Scar The Martyr
Scar The Martyr
The fact that Joey jumped out of Slipknot should not surprise none of you, especially as he’s now in the follow-up to Slipknot. Let’s not beat around the bush, these guys offer many of the same qualities that the knot offered, but with a more commercial touch that will certainly make more of a dent than Slipknot did with their earlier years. This album features of course, Joey on drums as well as former Strapping Young Lad axeman Jed Simon on the guitar and backing vocals, as well as Darkest Hour axeman Kris Norris also on the guitars. So yes, this equals plenty of duel guitar sessions, which ultimately equal out to some memorable solos for a nu-metal record. As for the vocalist, he’s an unknown by the name of Henry Derek who has a voice made for the radio and grunt that will be instantly familiar with fans of Five Finger Death Punch and Hatebreed.
But let’s be honest, because this can be a rather light knot. Though you’ve got some heavy numbers on here like “My Retribution” or “Blood Host,” there are also a smorgasbord of radio ready tracks with crisp choruses, ready to plague your mind with constant earworms. For a man like myself, who grew up with this type of music and still considers it palatable, I have to consider a disc like this a godsend. I still listen to music from obscure nu-metal acts like The Clay People and Stabbing Westward, so this stuff stuck on me like glue. As for musicality on this one, at least they do try different things aside from nu-metal riffs, being inspired by melodic death metal ala Soilwork; and djent (of course) on tracks like “Effigy Unborn.” But the fact that I like it because it’s catchy as all hell doesn’t mean that you’re actually going to buy it. But if you love the old style of nu-metal filtered through the sound of modern metal, then this will certainly satisfy your sweet tooth.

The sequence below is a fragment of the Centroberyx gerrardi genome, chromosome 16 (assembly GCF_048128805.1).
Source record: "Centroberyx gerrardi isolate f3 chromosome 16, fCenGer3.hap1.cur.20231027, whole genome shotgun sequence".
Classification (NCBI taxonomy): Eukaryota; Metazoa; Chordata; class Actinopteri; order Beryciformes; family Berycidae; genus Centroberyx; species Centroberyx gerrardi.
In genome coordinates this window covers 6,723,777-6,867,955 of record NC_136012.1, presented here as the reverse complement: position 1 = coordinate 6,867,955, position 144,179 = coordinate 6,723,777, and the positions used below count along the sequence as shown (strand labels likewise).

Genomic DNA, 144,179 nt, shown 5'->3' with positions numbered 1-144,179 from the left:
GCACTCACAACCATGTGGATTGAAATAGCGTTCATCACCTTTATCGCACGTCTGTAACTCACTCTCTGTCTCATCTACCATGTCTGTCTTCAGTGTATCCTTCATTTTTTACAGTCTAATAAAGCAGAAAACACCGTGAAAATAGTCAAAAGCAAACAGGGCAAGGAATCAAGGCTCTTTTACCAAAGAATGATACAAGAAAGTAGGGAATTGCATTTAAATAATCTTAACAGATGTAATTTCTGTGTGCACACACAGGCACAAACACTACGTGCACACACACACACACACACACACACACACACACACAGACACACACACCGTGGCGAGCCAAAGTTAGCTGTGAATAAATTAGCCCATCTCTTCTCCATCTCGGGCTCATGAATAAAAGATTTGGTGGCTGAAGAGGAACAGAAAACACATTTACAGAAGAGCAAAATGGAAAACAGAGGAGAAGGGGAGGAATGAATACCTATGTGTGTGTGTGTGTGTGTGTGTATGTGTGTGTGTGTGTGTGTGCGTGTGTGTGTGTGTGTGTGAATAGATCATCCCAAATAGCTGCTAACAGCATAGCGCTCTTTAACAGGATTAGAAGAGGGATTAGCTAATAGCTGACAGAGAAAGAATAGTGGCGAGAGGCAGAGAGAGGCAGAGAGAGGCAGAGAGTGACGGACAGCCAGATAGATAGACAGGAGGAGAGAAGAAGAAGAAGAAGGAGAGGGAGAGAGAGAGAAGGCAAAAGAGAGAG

I do want to make some things clear though: as I said “follow-up” to Slipknot, which doesn’t mean that they’ll replace that legacy, because I think that these guys have quite a lot of work to do before they can even get to that point. I still regard The Subliminal Verses as a high water mark in that band’s career, as it did things that I’ve still yet to hear other experimental acts try. There’s no way in hell that Scar The Martyr is on that level, but I think that they will grab a shitload of fans of the knot who will find Slipknot’s forthcoming release (which I expect to either be more in the vein of metal or prog than ever before) not as palatable. The problem is, Jed Simon was in Strapping Young Lad, and is well known for playing some of the most insane songs in the heavy metal genre; but here he is as a down tuned shell of his former self, relegating to a couple good solos that he had hidden in the attic as Henry and Joey pretty much do all if not most of the talking here. Is someone trying to capitalize on Slipknot’s success? Hell yeah. There’s absolutely no question about that. Scar The Martyr is the most accessible thing that Joey’s ever stamped his name on, and he knows it. It’s a tough economy and this is the dreaded “sellout” hand played in full. If Slipknot was mallcore, then this must be twerkcore. There are definitely better bands of this type like Transport League and 40 Below Summer who have both released new albums this year; but if you’ve got to try this out for yourself, then I recommend giving the free EP a try if you can still find it. That also includes two tracks that you won’t find here.
Even though you might feel this album deserves less than what I gave it, I can’t deny that there’s at least something to be said for this act. The overall consensus of reviews seems much higher than that, as one quick look at Google will treat your eyes to stars populating the sky. But I try to be as true to the release as I possibly can, and the majority of metalheads are going to junk this for the new Deicide or Carcass, which they’re probably still playing right now. But once again, if you’ve got to have the catchiest shit known to mankind, then you’ll definitely want this album. It might as well be pop music with heavy riffs and great leads, in all honesty. But millions of fans can’t be wrong, can they? (Eric May)